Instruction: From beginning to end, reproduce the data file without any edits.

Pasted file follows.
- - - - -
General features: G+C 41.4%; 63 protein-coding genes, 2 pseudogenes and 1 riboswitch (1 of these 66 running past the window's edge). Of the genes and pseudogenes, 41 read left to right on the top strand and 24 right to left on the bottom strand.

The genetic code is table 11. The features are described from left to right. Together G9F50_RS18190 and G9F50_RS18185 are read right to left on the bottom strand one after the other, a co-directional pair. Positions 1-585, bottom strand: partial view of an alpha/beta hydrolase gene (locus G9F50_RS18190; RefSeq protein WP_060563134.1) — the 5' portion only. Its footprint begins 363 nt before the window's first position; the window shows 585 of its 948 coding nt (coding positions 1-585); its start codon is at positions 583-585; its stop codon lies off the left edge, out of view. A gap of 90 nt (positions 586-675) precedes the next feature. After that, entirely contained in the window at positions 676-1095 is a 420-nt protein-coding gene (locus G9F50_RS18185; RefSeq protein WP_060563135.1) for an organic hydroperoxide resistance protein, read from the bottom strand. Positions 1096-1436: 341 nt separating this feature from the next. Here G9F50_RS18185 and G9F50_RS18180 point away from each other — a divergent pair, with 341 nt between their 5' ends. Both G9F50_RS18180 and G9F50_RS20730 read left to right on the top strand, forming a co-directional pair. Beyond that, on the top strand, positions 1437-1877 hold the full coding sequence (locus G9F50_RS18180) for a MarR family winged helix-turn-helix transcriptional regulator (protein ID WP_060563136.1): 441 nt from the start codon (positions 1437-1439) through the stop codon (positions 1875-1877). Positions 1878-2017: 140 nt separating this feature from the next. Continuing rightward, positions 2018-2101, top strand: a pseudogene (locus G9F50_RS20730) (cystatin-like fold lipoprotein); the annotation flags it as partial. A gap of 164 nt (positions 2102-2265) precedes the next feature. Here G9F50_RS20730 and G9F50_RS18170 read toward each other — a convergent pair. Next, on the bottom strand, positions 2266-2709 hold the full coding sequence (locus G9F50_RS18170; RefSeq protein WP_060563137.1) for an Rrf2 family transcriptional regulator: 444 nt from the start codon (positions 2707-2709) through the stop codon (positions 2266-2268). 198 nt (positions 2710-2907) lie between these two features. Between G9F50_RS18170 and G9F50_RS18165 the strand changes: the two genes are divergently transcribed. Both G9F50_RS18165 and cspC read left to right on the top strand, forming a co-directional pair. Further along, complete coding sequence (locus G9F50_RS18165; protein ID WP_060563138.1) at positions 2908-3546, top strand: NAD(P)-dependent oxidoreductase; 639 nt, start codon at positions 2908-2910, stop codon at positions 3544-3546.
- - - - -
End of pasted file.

General features: G+C 41.4%; 63 protein-coding genes, 2 pseudogenes and 1 riboswitch (1 of these 66 running past the window's edge). Of the genes and pseudogenes, 41 read left to right on the top strand and 24 right to left on the bottom strand.

The genetic code is table 11. The features are described from left to right. Together G9F50_RS18190 and G9F50_RS18185 are read right to left on the bottom strand one after the other, a co-directional pair. Positions 1-585, bottom strand: partial view of an alpha/beta hydrolase gene (locus G9F50_RS18190; RefSeq protein WP_060563134.1) — the 5' portion only. Its footprint begins 363 nt before the window's first position; the window shows 585 of its 948 coding nt (coding positions 1-585); its start codon is at positions 583-585; its stop codon lies off the left edge, out of view. A gap of 90 nt (positions 586-675) precedes the next feature. After that, entirely contained in the window at positions 676-1095 is a 420-nt protein-coding gene (locus G9F50_RS18185; RefSeq protein WP_060563135.1) for an organic hydroperoxide resistance protein, read from the bottom strand. Positions 1096-1436: 341 nt separating this feature from the next. Here G9F50_RS18185 and G9F50_RS18180 point away from each other — a divergent pair, with 341 nt between their 5' ends. Both G9F50_RS18180 and G9F50_RS20730 read left to right on the top strand, forming a co-directional pair. Beyond that, on the top strand, positions 1437-1877 hold the full coding sequence (locus G9F50_RS18180) for a MarR family winged helix-turn-helix transcriptional regulator (protein ID WP_060563136.1): 441 nt from the start codon (positions 1437-1439) through the stop codon (positions 1875-1877). Positions 1878-2017: 140 nt separating this feature from the next. Continuing rightward, positions 2018-2101, top strand: a pseudogene (locus G9F50_RS20730) (cystatin-like fold lipoprotein); the annotation flags it as partial. A gap of 164 nt (positions 2102-2265) precedes the next feature. Here G9F50_RS20730 and G9F50_RS18170 read toward each other — a convergent pair. Next, on the bottom strand, positions 2266-2709 hold the full coding sequence (locus G9F50_RS18170; RefSeq protein WP_060563137.1) for an Rrf2 family transcriptional regulator: 444 nt from the start codon (positions 2707-2709) through the stop codon (positions 2266-2268). 198 nt (positions 2710-2907) lie between these two features. Between G9F50_RS18170 and G9F50_RS18165 the strand changes: the two genes are divergently transcribed. Both G9F50_RS18165 and cspC read left to right on the top strand, forming a co-directional pair. Further along, complete coding sequence (locus G9F50_RS18165; protein ID WP_060563138.1) at positions 2908-3546, top strand: NAD(P)-dependent oxidoreductase; 639 nt, start codon at positions 2908-2910, stop codon at positions 3544-3546.